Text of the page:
Selenium is considered to be mostly completely safe for most people when taken orally in a sensible dose. Side effects are possible, but they are associated with doses above the recommended amount, which is why higher doses are considered unsafe and should be avoided.
Side effects related to selenium include:
- Muscle tenderness
- Facial flushing
- Blood clotting problems
- Liver and kidney problems
Side effects that are considered to be a result of high doses of selenium include nausea, vomiting, loss of energy and irritability. Taking selenium for a long period of time is also not recommended as a long-term consumption has been related to an increased chance of developing type 2 diabetes.
Special precautions when taking Selenium
Pregnancy & breastfeeding - the use of selenium in pregnant and breastfeeding women is considered as safe as long as they are taken in short-term amounts that are no larger than 400 mcg per day.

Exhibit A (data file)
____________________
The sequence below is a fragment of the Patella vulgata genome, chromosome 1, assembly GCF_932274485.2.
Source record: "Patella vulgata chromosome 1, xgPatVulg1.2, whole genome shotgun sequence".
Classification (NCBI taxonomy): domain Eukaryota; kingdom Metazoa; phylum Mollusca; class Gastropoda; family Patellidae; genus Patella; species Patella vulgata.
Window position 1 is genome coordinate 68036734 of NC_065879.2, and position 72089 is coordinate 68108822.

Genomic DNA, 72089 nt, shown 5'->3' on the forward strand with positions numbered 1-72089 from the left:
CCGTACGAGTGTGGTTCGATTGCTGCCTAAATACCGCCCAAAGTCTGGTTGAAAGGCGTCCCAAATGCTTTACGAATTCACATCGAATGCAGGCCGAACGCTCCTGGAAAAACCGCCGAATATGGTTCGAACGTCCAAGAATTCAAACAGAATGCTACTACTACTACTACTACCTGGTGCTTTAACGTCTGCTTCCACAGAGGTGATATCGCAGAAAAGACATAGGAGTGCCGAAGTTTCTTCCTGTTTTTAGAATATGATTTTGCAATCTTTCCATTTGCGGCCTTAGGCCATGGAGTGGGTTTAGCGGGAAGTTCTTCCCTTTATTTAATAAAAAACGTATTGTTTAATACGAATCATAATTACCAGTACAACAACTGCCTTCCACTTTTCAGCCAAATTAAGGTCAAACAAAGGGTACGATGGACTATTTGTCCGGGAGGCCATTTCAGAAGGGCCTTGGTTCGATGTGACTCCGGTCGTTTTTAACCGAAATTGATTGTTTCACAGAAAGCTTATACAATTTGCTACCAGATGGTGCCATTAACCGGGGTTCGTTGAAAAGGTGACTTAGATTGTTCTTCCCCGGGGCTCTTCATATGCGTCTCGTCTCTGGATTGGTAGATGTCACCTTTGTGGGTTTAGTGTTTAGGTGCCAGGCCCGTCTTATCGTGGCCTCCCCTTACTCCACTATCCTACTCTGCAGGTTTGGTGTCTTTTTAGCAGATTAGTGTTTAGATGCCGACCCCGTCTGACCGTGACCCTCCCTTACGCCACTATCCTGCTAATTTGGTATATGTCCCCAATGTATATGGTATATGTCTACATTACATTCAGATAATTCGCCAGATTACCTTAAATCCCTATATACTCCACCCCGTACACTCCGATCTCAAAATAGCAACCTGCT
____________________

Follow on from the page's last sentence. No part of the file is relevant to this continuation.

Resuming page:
Fertility in men - selenium may reduce fertility in men. It is therefore not advised for men trying to conceive.
Prostate cancer - there has been concern noted that large amounts of multi-vitamins and separate selenium supplements may increase the risk of prostate cancer.
Skin cancer - long-term use of selenium is not recommended for those with a history of skin cancer as it may increase the risk of skin cancer recurrence. There is not a lot of research on this topic however it is advised to avoid using selenium for a long time for this reason.
Under-active thyroid (hypothyroidism) - taking selenium could worsen hypothyroidism in people with an iodine deficiency. It is therefore advised to take iodine alongside selenium.
Surgery - you should stop taking selenium at least 2 weeks before a scheduled surgery, as it could increase the risk of bleeding.